At tonight’s Associated Students of CSU senate meeting, the senate may be voting on a constitutional amendment that will incorporate the Association for Student Activity Programming into ASCSU, allowing the group exemptions from current ASCSU funding bylaws.
Supporters claim that such integration is consistent with other universities’ programming groups. They also claim that such a change will allow ASAP to operate in a manner that will allow for more successful programming on campus.
Opponents counter with several questions: Why the exception for this one student group? Why can’t ASAP plan a budget and present to the Student Funding Board like other student groups? Why give ASCSU more direct power?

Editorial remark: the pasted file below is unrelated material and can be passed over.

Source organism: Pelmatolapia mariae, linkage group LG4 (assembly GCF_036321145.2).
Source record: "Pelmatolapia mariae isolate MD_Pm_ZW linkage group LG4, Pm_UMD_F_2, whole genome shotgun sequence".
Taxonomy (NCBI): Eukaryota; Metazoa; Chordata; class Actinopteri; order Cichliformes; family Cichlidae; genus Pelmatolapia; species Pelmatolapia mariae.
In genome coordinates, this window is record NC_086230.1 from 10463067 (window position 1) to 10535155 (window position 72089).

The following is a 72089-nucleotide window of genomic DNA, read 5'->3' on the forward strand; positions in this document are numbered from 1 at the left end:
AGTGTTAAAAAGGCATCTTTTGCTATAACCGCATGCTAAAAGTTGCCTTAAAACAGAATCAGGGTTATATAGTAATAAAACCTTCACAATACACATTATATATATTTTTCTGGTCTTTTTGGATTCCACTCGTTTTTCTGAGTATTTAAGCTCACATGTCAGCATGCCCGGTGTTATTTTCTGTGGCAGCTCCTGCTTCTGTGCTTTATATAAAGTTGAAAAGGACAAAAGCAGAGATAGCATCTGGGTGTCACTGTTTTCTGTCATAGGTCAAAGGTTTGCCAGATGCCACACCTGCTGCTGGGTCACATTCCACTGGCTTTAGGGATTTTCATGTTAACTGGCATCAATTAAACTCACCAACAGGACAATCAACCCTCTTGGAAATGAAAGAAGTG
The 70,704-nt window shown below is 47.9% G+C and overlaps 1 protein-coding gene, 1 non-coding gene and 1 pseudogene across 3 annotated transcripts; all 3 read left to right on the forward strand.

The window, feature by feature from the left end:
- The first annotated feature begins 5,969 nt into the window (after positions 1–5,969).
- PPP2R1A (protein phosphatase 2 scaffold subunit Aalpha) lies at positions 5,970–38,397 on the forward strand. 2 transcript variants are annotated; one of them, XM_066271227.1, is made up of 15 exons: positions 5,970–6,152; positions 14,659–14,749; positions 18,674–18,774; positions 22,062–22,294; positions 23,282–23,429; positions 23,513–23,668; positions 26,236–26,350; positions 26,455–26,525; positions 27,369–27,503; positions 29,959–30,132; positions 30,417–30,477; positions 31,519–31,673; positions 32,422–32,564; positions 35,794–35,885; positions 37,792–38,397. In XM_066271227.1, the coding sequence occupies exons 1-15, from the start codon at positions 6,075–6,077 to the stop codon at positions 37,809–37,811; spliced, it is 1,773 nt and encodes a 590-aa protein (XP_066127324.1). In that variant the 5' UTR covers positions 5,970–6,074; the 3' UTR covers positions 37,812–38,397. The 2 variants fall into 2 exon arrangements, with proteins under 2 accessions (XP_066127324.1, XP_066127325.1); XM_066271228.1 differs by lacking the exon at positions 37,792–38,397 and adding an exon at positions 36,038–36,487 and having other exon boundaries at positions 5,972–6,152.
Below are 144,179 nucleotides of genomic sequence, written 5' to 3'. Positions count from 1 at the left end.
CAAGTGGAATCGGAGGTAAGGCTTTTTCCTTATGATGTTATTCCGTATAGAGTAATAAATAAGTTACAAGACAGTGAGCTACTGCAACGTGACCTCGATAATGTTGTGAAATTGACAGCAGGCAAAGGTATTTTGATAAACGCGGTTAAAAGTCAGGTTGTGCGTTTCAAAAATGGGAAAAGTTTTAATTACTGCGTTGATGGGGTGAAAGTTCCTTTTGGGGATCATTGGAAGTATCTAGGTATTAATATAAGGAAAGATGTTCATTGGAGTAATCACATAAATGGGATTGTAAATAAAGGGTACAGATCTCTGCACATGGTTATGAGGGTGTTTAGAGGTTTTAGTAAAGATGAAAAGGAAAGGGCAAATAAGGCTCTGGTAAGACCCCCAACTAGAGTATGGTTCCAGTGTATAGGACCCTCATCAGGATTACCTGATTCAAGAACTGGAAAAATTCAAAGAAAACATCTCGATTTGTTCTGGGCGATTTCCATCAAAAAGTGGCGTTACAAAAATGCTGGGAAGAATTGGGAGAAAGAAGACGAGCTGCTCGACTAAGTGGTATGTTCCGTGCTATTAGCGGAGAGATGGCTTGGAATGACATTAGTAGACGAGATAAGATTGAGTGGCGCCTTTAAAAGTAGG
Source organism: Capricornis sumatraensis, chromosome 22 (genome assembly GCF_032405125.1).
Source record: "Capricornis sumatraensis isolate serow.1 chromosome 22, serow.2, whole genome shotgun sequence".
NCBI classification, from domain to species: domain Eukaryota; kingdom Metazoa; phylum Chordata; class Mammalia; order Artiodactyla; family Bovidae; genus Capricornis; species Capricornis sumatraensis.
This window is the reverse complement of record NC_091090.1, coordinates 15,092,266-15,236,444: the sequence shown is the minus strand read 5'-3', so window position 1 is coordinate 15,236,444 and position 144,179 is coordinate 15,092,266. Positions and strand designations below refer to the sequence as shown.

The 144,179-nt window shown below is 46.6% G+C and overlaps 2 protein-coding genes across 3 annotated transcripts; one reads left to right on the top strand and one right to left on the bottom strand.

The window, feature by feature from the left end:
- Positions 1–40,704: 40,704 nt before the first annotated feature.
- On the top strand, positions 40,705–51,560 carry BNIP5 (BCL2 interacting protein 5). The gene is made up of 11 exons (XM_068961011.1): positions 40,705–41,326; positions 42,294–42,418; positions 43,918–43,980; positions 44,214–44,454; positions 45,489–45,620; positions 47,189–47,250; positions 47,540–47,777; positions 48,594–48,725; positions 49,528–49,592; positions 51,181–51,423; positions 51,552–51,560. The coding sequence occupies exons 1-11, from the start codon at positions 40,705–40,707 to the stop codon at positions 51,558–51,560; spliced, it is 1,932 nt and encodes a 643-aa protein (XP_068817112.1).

These are very good questions. However, for the time being, we here at the Collegian support the constitutional amendment.
As you’ve no doubt guessed, we’re very hesitant here. We understand the need for the amendment, but we would still like some very solid answers to the questions raised by opponents. Also, we’re not completely convinced that the oversight that is currently in place is sufficient to ensure that student money will not be wasted.
We also understand the intense deadline pressure the senate must be feeling, knowing that they have to decide on a solution by the end of the semester to ensure ASAP’s survival in anything like its current form. There is a need for speed, but also a need for intense debate on the pros and cons of this constitutional amendment.
For now, we’re saying yes to this legislation. But we also reserve the right to demand a return to the current system if the problems raised herein do not seem to be adequately addressed, both in theory and actual practice.
More than anything, we encourage students to pay close attention to this change, and to weigh the benefits and the drawbacks for themselves.